Arc officials remain hopeful for the coming year

DOWNEY - Twenty five-year-old Laia Jreisat, a lifelong Downey resident and Warren High School alum, has been searching for a job since 2008."And she's still actively looking," said Luana Acuna, director of vocational services at Arc of Southeast Los Angeles County. "We're very optimistic. Right now, she's training and gaining new skills. She hopes to find a job here in Downey so she doesn't have to go far." "I'm good with fashion - I really want to work at Ross," added Jreisat, a faithful participant of Arc, the nearly 55-year-old Downey organization that provides vital services and training for nearly 350 children and adults with intellectual and developmental disabilities. Arc officials, as well as Jreisat, hope that 2011 proves to be a better year for Arc, its participants and programs, as a troubled economy continues to hamper the organization's resources and funding. "What I go to bed with at night is this, 'did we give them one wonderful, quality day?,'" said Kevin MacDonald, executive director of the Arc. "If we did...that's good. We've been doing this a long time…no matter what, we'll make it work." As a part of the organization's annual appeal campaign, support letters soliciting the community to donate have already been mailed out to potential donors. When it comes to Arc's financial stability, MacDonald believes the most powerful resource is the community. "We face an uncertain tomorrow," MacDonald wrote in the appeal letter. "The state of California cut our funding by over $100,000 this year, school district support has decreased considerably…we believe that with your support, the mission will continue, the work will go on and people will have a better quality of life because of all of us." Donald Earles, 62, knows firsthand what a difference Arc makes. As a participant for nearly 40 years, Earles, once active in the Arc's food service training program, has witnessed many changes over the years. Today, he is retired with his own apartment in Downey, a feat made possible through independent living programs at Arc. "He's not alone. We communicate with the property managers and give him plenty of support," said MacDonald. "He comes and sees the seniors during the day. The change is different, but he has family support around him." Pasadena resident June Romero has worked with the senior consumers at Arc in Downey for the last two years and hopes to continue next year. "I used to work at Mervyn's over at Stonewood [Center], but after they closed, I was out of work. I put in an application here," said Romero. "I've been learning ever since - they have a lot of love in their hearts." In addition to Jreisat, MacDonald said there are nearly 30 Arc participants that have completed the vocational program, known as Fast Track, and are job ready right now. But, since the economic downturn, the organization has struggled to place these individuals. Jorge Angulo, 29, however, managed to earn a job in the warehouse of Southeast Industries, the packaging and assembling company owned and operated by the Arc. "He was looking for a while," said Acuna. "But even if it was for a janitorial job, Jorge dressed like it was a CEO position. He heard about the warehouse opportunity here and applied. He went through the application process like everyone else." Currently, Angulo works Monday through Friday loading, unloading and shipping materials for Southeast Industries. MacDonald hopes that next year more employers will be willing to hire their participants. SLS Hotel at Beverly Hills has already hired several Arc participants and has sponsored fundraisers for the organization. "And they've requested more of our people - they know our consumers are good workers," said MacDonald with a smile. "We'd love for them to work here in Downey, but if not…there's a hotel in Beverly Hills that will hire them." Nonetheless, MacDonald maintains that it takes the entire community's support to continue these programs that both educate and inspire people with intellectual and developmental disabilities. "We provide hope to people who live in your community," said MacDonald. "By helping us - we can help others succeed through Arc, they just happen to have a developmental disability." While a new job in the clothing industry ranks high on Jreisat's Christmas wish list, the active young adult, who currently volunteers at the Columbia Memorial Space Center every Friday, is truly thinking about what she can give this year. "I want to buy some notebooks for my brother," she said after being asked what she wanted for Christmas. "I'd like a cell phone, but I wish I could buy my sister a car…she works Monday through Friday. She needs one."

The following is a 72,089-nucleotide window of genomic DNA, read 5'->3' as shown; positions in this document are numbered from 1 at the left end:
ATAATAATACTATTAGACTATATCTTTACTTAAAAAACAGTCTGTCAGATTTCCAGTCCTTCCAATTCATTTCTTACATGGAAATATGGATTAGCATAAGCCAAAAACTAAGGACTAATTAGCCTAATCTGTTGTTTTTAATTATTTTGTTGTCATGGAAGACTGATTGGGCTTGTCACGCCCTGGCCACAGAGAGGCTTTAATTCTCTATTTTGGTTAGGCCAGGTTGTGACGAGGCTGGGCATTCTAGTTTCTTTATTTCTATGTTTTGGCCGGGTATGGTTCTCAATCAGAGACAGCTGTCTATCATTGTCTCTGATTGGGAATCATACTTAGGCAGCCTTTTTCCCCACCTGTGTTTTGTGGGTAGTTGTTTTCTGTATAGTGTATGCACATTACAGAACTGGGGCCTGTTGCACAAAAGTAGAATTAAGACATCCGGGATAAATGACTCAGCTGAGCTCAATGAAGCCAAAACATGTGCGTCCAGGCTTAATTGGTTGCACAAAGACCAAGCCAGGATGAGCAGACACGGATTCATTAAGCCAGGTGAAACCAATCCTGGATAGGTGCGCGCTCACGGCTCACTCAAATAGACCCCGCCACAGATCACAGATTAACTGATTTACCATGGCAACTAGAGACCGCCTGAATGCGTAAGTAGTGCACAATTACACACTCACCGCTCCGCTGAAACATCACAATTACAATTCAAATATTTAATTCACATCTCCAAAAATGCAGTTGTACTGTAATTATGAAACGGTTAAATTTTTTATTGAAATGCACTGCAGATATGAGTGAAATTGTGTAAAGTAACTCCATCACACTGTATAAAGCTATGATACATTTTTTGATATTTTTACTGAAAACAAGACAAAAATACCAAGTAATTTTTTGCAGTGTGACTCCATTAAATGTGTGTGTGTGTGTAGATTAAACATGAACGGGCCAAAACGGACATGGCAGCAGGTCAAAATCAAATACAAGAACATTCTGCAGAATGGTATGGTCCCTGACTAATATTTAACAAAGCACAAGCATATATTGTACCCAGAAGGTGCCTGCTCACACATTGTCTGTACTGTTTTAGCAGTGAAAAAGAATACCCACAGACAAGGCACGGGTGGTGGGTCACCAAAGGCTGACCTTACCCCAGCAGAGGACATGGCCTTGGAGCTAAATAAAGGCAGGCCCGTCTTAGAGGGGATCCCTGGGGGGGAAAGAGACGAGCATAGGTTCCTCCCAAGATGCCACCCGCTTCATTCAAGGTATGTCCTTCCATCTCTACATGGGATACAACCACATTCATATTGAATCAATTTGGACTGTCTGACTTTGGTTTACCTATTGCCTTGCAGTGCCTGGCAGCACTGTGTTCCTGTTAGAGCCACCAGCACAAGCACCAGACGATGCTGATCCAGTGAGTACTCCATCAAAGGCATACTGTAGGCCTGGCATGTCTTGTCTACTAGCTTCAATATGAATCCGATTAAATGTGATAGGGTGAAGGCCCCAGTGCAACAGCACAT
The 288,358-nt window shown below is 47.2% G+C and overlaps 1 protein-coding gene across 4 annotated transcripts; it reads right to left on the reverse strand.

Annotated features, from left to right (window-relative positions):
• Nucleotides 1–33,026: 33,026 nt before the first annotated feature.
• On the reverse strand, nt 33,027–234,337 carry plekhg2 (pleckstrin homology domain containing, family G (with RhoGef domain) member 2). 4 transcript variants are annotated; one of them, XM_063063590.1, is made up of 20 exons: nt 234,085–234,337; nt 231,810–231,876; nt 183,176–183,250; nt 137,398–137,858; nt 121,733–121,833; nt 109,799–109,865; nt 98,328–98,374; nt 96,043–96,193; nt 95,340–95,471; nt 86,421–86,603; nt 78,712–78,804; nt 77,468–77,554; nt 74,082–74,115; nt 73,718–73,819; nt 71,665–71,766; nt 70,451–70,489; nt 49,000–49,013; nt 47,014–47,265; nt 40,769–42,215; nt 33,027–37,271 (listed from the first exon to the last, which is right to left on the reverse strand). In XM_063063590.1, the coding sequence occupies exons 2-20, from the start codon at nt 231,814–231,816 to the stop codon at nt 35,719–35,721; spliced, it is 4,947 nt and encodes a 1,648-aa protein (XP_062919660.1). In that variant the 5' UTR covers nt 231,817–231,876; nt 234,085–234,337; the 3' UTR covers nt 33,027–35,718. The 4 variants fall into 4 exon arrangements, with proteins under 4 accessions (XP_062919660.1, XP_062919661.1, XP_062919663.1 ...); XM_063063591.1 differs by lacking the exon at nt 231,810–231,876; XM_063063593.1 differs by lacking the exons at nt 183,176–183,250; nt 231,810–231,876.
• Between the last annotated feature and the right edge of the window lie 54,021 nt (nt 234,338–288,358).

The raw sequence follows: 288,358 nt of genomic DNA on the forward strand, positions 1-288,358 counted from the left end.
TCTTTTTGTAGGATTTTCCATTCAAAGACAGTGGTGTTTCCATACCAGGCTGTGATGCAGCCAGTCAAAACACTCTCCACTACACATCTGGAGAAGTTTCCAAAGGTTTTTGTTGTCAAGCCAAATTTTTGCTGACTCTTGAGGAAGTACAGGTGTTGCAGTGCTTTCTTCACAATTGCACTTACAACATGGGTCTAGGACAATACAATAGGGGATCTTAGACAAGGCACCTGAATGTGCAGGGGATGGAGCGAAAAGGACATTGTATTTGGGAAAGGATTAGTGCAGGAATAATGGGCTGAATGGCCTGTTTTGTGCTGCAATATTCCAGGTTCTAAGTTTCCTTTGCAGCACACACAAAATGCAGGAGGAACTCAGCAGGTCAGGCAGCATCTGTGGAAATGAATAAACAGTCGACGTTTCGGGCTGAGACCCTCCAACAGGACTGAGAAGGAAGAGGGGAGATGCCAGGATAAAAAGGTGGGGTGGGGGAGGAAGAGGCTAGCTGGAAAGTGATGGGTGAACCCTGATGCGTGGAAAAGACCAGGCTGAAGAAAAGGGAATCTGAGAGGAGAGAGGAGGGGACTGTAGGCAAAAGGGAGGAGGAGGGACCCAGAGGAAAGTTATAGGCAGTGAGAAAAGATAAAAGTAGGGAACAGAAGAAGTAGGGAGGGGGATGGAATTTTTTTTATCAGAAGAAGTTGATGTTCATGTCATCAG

********** Published: December 23, 2010 - Volume 9 - Issue 36

NewsEric Pierce